Ranking the Briggs-Myers Personality Types By Who's the Most Addicted to Taking Risks
Hands up if you read this title and immediately answered, "ESTP!" I know I did. These types are renowned for being high-adrenaline risk takers who live life in the fast lane. If there is a type that's the most likely to zoom down the face of an active volcano on a plank of reinforced plywood, it's surely the ESTP.
So, imagine my surprise when I did some digging and decided that, when it comes to risk-taking, ESTPs are outgunned by a couple of other personality types. They may be reckless, but these guys are cowards when it comes to taking risks consistently and living their entire lives outside the comfort zone.
Intrigued? Here's what's going on....
What does taking risks mean, anyway?
It's easy to associate risk with putting yourself in extreme physical hazard, like heli-skiing or big wave surfing but, actually, risks are of different types and happen in different situations. Some risks you might not even recognize as such because they are part of our everyday lives. For example:
Stepping outside your comfort zone and becoming more courageous in your choices is taking a risk because there's a hint of failure attached to the idea. Some people have an insatiable curiosity to try different things, from eating in a new restaurant to switching jobs every couple of years. Others avoid novelty as much as possible and prefer routine.
Choosing one opportunity over another is taking a risk because you're putting your faith in a single outcome. By deciding to commit your time and energy to one opportunity, you risk missing a better opportunity and getting uncertain results.
Taking the road less travelled is taking a risk because not everyone will appreciate the value of your choices. When you follow your own path, you stop people-pleasing. Some people may not handle that you're operating on your own terms and you risk closing the door on certain relationships.
Doing anything that could lead to perilous results is definitely taking a risk, and most of us will do this only if the results are worth the risk. We all have different levels of analysis, though, such that one person's calculated risk is another person's foolish one.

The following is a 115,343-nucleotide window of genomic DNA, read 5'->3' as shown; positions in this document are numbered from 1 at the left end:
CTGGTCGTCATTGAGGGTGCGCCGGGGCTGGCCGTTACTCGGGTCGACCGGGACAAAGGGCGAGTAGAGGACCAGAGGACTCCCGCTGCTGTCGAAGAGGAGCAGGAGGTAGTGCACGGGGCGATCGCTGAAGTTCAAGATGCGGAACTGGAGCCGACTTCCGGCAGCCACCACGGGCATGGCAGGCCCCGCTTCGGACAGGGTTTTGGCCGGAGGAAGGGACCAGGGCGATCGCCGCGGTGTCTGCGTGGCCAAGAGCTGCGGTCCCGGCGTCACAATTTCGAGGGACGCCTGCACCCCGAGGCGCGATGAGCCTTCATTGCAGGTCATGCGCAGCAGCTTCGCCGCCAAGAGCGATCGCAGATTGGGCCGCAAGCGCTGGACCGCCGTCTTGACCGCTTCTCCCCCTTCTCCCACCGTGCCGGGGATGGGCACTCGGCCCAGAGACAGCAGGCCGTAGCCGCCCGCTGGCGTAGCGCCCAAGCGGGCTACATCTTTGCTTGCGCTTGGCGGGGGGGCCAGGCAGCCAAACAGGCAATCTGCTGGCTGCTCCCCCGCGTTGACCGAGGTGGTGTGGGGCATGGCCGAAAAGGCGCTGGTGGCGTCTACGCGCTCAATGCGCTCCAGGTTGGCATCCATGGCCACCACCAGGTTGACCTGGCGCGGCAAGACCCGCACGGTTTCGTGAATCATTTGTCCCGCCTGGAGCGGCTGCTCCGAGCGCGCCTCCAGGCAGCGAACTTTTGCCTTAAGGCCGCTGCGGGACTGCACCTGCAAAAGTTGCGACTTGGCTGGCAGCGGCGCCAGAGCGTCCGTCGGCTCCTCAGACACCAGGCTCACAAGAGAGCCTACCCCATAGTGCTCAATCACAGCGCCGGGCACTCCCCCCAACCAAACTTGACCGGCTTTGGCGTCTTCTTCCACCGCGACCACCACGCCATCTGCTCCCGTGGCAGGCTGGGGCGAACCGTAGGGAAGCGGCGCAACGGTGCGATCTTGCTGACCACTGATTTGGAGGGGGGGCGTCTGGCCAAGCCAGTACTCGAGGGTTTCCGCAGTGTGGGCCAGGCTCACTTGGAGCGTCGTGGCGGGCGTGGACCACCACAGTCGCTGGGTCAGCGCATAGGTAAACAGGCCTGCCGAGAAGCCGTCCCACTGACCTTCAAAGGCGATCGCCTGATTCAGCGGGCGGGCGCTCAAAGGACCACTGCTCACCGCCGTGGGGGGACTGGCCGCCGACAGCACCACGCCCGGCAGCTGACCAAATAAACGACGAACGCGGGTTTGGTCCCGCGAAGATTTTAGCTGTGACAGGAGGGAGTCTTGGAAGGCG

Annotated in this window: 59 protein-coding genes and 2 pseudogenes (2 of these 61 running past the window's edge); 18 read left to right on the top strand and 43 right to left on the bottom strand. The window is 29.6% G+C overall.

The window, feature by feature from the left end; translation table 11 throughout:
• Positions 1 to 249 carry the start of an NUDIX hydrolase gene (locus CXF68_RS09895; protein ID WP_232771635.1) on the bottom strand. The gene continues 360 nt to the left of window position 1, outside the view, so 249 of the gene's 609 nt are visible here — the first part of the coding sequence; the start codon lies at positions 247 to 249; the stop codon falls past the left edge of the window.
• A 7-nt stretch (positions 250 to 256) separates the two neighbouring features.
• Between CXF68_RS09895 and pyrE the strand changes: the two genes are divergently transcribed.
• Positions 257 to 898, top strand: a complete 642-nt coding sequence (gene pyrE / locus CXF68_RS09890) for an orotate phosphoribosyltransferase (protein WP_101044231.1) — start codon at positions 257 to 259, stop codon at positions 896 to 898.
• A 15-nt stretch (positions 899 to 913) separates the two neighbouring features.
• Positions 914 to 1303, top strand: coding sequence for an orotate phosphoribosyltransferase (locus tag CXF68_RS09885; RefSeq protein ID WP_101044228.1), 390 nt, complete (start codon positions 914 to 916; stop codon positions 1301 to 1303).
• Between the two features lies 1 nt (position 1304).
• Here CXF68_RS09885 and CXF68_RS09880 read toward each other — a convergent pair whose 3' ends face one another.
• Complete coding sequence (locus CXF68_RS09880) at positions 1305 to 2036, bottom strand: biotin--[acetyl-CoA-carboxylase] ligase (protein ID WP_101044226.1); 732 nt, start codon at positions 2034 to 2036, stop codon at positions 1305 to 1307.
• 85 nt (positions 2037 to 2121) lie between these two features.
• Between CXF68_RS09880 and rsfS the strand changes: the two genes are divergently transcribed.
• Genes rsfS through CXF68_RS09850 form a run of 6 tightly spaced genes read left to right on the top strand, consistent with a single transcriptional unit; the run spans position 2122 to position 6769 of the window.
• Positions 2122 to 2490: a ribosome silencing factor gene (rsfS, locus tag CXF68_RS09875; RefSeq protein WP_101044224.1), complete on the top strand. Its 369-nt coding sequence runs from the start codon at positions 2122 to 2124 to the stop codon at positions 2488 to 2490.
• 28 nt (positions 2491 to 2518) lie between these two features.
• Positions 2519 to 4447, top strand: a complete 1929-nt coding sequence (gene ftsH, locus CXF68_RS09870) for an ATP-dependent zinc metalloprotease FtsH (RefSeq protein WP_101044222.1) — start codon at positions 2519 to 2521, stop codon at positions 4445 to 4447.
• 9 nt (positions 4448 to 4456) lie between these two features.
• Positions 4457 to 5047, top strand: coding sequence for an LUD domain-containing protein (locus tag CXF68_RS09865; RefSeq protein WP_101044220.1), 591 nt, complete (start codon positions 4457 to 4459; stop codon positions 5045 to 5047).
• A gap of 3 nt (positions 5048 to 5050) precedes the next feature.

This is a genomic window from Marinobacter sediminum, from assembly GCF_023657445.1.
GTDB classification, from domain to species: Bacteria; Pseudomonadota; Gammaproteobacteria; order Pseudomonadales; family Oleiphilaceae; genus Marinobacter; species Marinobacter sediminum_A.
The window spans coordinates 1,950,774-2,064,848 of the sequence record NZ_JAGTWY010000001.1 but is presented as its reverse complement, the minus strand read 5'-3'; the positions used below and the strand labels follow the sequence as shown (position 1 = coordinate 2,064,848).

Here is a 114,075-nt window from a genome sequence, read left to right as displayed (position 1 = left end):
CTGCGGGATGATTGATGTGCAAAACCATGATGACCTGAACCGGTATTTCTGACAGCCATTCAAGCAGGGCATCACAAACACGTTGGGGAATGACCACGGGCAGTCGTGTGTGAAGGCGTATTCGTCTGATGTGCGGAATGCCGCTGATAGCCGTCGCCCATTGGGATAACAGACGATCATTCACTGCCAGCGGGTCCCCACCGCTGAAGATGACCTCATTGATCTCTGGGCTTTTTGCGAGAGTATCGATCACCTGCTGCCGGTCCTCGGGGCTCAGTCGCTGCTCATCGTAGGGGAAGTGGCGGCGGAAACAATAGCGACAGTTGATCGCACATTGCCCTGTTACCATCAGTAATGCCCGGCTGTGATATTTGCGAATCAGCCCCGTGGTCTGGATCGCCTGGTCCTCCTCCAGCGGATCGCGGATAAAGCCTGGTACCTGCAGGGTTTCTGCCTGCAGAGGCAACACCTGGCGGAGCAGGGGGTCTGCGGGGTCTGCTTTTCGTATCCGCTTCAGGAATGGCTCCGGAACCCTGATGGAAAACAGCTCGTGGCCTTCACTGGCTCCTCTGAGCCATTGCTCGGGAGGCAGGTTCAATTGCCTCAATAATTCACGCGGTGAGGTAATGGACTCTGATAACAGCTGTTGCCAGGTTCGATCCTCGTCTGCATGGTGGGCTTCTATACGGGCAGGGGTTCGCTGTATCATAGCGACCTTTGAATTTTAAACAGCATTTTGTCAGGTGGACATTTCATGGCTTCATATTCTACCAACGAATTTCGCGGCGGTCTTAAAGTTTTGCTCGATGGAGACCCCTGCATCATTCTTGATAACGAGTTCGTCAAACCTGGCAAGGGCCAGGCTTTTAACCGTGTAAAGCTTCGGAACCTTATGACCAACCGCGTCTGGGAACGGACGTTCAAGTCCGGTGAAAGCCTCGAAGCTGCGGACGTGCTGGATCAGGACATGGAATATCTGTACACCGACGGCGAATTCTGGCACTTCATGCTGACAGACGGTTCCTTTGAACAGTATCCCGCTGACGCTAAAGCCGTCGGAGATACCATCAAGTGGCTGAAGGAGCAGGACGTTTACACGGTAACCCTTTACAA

Now that we understand what risk is, let's see what happens when we throw personality into the mix.
The biggest risk-taking personalities, ranked from most to least.
Personality factors play a big role in determining how daring, competitive, flexible, cautious, easygoing and careless you are, so it stands to reason that they should also play a big role in whether someone is inclined towards risk.
The problem is, there's no definitive research on which personalities are the most risk-taking (or none that focus on the 16-type personality system).
Some studies have linked a high score on the Big Five trait of "Openness to Experience" and a low score on both "Agreeableness" and "Neuroticism" with risk-taking behaviors, but that's about as far as the research goes.
So, this is my list, based on what I know. Let me know if you disagree!
ENTPs have a high focus on novelty and are very willing to jump into new ideas, try out different possibilities and even move in completely different directions if it's going to add to their learning experience: to an ENTP, there is no comfort zone! As Rationals, you might expect them to run a full risk-benefit analysis before confronting the unknown (again and again). But, ENTPs are so confident that they can get themselves out of any hole they dig themselves into, they often plough ahead with little evidence of a contingency plan. It isn't risk taking in the sense of jumping off cliffs, but this willingness to live life outside the comfort zone makes ENTPs the type most willing to take risks.
Extraversion and Perception go hand-in-hand with a craving to make life as exciting as possible, so it's no surprise to see ENFPs running a close race for the top spot when it comes to taking risks. People who lead with extraverted intuition are entrepreneurial, highly exploratory and love taking risks with ideas. They pretty much have no brakes when it comes to looking for the next crazy scheme to pursue or explore. There's some evidence to suggest that Thinkers are more inclined to take risks than Feelers, which is largely due to their compassion for others. For that reason, ENFPs will have to be content with second place on my list.